Ballmer, wrapping up an initial presentation, appeared to address concerns that the new Windows 8 interface, which emphasizes touch, has annoyed some early PC reviewers.
"Windows 8 shatters perceptions of what a PC now really is."
Later, he addressed a concern that some PC users have had with pre-release versions of the software — that it lacks a familiar "Start" button containing programs, settings and other controls. Microsoft has said its new interface, with its automatically updating tiles on the opening screen, replaces that button.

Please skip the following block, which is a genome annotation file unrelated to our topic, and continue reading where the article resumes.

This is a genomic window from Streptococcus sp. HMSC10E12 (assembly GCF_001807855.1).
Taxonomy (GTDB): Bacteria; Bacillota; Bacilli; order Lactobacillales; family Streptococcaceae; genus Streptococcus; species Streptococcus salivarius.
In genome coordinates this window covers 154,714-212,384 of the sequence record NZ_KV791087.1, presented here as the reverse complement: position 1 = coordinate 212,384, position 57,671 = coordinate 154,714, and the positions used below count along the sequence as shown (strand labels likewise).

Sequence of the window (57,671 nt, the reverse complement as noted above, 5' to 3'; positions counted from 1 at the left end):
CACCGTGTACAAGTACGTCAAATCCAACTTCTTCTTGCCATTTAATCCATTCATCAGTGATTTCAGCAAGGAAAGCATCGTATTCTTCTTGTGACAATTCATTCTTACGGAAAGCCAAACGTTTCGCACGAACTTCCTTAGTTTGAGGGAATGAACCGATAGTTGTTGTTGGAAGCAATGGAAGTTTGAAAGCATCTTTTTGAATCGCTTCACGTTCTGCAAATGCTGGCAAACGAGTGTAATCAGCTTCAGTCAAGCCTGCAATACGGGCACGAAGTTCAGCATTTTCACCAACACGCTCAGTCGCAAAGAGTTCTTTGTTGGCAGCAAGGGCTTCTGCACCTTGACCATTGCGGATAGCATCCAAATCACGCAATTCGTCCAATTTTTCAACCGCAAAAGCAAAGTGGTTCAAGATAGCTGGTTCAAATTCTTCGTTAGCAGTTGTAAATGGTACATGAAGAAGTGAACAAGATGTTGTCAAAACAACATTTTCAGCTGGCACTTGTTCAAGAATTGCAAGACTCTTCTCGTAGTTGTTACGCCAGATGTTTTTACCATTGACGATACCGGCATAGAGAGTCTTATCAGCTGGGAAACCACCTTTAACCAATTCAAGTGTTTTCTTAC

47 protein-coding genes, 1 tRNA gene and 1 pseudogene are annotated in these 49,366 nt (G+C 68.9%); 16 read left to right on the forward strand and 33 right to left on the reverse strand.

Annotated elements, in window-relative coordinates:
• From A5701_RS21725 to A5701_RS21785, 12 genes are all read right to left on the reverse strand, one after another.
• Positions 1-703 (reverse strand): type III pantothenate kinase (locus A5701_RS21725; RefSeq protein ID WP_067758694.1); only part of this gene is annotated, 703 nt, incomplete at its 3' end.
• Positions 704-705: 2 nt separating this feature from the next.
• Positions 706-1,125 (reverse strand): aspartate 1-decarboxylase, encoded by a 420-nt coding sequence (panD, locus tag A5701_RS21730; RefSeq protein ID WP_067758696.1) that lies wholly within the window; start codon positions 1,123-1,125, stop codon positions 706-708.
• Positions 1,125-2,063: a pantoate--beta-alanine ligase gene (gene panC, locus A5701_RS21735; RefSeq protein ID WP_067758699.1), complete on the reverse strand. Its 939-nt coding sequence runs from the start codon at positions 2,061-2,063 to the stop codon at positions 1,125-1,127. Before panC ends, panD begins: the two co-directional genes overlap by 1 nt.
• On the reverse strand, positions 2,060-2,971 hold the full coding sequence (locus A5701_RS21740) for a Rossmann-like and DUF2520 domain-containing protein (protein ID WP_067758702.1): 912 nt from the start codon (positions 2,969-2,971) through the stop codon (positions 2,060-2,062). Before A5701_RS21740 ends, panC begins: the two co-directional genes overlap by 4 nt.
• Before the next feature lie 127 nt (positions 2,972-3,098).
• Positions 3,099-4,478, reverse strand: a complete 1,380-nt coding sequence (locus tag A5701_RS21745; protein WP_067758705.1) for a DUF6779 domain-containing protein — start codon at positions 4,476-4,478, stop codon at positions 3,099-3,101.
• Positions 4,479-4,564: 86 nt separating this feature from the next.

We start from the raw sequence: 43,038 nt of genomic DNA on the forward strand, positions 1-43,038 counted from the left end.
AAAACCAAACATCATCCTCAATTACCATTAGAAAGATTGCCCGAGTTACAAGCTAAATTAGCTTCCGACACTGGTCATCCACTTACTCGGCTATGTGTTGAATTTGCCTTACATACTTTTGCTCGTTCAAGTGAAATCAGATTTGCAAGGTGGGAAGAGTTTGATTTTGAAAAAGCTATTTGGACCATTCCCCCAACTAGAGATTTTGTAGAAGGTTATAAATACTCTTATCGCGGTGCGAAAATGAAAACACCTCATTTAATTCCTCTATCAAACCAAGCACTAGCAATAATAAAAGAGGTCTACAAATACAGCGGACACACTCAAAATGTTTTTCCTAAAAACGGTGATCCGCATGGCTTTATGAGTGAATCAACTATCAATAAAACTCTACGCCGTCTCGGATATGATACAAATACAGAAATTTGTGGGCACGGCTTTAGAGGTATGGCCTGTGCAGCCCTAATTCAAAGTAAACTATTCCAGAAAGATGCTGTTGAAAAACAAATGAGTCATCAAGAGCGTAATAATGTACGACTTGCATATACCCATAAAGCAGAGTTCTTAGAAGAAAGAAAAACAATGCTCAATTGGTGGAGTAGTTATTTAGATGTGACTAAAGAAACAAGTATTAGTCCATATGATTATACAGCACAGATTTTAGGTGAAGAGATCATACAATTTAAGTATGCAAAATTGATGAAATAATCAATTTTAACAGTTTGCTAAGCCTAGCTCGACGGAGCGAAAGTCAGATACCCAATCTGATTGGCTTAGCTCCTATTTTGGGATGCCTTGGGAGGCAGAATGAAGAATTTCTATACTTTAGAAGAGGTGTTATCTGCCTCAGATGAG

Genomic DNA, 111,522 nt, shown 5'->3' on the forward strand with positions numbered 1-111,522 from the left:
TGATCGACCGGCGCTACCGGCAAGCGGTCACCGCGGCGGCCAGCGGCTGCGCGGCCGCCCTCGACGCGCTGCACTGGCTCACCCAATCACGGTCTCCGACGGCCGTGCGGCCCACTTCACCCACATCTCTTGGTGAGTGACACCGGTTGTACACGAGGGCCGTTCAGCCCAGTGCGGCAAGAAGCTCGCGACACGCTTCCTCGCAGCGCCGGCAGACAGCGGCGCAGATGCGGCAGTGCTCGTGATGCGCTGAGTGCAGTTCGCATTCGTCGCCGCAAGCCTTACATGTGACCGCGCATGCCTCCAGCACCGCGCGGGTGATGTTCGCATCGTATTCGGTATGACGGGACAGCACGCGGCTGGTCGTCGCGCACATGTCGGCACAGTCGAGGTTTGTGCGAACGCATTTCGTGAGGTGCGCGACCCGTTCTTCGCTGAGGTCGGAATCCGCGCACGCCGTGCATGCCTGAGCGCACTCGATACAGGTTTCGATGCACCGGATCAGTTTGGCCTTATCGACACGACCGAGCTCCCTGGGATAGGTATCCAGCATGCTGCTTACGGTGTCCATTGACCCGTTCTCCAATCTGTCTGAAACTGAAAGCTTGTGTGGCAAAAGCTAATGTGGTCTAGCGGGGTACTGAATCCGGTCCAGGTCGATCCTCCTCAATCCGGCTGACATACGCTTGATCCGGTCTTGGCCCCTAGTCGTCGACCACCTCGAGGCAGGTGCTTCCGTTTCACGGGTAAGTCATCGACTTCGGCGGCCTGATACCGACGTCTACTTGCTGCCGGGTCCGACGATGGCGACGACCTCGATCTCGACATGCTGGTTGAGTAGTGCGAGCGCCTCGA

Asked by an Associated Press reporter if he might bring the "Start" button back, Ballmer replied, "You've got a whole screen as a 'Start' button," while hurrying off.
Nakashima contributed from Los Angeles.
Copyright 2012 The Associated Press. All rights reserved. This material may not be published, broadcast, rewritten or redistributed.